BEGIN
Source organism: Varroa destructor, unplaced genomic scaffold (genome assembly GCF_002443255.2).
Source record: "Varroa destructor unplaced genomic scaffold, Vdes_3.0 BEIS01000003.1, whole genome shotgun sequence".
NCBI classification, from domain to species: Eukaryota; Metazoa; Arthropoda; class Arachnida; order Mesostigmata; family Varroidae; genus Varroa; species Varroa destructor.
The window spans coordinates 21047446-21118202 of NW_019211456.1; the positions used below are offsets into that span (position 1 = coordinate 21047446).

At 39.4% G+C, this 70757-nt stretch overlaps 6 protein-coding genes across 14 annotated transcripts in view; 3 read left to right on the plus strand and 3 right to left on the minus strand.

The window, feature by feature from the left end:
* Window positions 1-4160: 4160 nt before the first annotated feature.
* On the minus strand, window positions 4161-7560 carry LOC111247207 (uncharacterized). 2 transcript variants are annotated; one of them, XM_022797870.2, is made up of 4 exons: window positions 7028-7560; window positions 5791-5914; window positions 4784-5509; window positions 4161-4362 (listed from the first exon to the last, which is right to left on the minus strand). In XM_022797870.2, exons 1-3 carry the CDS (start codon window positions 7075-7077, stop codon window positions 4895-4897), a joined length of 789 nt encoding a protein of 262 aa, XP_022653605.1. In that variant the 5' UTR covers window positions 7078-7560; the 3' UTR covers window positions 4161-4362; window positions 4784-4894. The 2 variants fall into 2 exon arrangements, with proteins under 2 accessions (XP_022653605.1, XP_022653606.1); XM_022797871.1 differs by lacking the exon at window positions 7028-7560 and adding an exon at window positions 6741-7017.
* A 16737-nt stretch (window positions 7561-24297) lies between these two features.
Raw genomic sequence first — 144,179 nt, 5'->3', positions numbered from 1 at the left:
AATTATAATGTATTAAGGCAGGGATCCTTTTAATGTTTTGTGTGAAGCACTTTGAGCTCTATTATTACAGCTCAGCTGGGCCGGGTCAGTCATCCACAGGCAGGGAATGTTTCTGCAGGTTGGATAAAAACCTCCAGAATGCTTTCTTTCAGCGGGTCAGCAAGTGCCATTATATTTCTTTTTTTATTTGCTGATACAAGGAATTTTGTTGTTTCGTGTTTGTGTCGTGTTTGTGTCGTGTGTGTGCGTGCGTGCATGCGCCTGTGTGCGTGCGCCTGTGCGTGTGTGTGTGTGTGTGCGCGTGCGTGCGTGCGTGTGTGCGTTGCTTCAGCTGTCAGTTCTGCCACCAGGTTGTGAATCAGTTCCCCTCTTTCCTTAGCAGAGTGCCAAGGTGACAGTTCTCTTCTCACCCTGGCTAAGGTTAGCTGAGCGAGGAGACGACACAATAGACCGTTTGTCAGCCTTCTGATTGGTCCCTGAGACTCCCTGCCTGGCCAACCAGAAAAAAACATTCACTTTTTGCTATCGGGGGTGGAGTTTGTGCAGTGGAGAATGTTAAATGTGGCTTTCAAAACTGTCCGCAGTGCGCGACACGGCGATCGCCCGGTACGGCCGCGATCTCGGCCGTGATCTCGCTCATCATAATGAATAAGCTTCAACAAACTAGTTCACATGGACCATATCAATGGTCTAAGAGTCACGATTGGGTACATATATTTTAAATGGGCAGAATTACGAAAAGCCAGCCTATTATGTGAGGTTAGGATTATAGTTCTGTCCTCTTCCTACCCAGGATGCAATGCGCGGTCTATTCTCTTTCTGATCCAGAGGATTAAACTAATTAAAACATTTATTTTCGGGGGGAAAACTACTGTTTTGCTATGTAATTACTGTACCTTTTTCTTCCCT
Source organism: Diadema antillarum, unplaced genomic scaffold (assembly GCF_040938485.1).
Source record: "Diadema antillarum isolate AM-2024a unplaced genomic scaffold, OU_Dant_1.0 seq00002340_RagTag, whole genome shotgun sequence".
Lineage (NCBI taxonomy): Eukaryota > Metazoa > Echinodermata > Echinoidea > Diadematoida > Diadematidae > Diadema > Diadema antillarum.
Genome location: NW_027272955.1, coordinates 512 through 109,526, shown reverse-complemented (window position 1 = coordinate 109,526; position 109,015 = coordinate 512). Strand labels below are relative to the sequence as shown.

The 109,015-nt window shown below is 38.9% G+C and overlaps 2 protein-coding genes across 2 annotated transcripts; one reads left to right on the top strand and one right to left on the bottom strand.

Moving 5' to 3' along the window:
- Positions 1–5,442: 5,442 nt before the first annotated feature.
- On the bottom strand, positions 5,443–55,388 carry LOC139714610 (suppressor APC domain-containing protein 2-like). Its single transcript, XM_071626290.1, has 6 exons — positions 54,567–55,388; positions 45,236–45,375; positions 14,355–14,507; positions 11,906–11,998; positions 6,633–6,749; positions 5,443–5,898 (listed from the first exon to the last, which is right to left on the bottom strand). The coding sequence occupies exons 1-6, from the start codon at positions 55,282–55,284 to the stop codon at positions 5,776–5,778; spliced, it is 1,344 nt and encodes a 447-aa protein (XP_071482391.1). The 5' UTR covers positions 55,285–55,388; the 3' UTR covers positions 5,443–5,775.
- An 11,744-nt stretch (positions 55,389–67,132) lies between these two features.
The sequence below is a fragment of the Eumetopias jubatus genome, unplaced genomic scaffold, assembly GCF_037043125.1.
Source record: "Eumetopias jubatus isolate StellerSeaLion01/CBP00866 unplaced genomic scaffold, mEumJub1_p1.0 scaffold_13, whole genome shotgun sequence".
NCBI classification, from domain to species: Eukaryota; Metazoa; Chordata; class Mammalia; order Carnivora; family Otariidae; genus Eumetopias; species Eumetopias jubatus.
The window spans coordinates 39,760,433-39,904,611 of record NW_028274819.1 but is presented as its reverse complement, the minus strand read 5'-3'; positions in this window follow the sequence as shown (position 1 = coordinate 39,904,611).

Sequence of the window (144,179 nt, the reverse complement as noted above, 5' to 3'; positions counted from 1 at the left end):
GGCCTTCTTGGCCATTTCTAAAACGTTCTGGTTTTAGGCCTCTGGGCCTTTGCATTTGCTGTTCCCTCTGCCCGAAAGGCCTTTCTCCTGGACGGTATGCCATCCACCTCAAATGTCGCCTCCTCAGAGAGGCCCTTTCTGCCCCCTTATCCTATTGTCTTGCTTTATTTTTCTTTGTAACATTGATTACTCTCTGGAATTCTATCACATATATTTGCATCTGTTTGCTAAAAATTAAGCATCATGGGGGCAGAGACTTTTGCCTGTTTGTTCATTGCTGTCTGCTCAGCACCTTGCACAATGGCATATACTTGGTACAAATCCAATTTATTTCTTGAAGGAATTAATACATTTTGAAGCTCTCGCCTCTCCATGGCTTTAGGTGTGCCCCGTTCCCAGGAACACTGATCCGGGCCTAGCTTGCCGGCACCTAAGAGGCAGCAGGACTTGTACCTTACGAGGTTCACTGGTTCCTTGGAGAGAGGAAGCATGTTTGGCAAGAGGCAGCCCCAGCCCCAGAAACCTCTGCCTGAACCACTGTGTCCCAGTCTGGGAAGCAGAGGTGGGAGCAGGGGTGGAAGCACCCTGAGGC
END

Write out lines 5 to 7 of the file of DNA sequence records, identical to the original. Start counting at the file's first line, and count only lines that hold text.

At 39.4% G+C, this 70757-nt stretch overlaps 6 protein-coding genes across 14 annotated transcripts in view; 3 read left to right on the plus strand and 3 right to left on the minus strand.

The window, feature by feature from the left end:
* Window positions 1-4160: 4160 nt before the first annotated feature.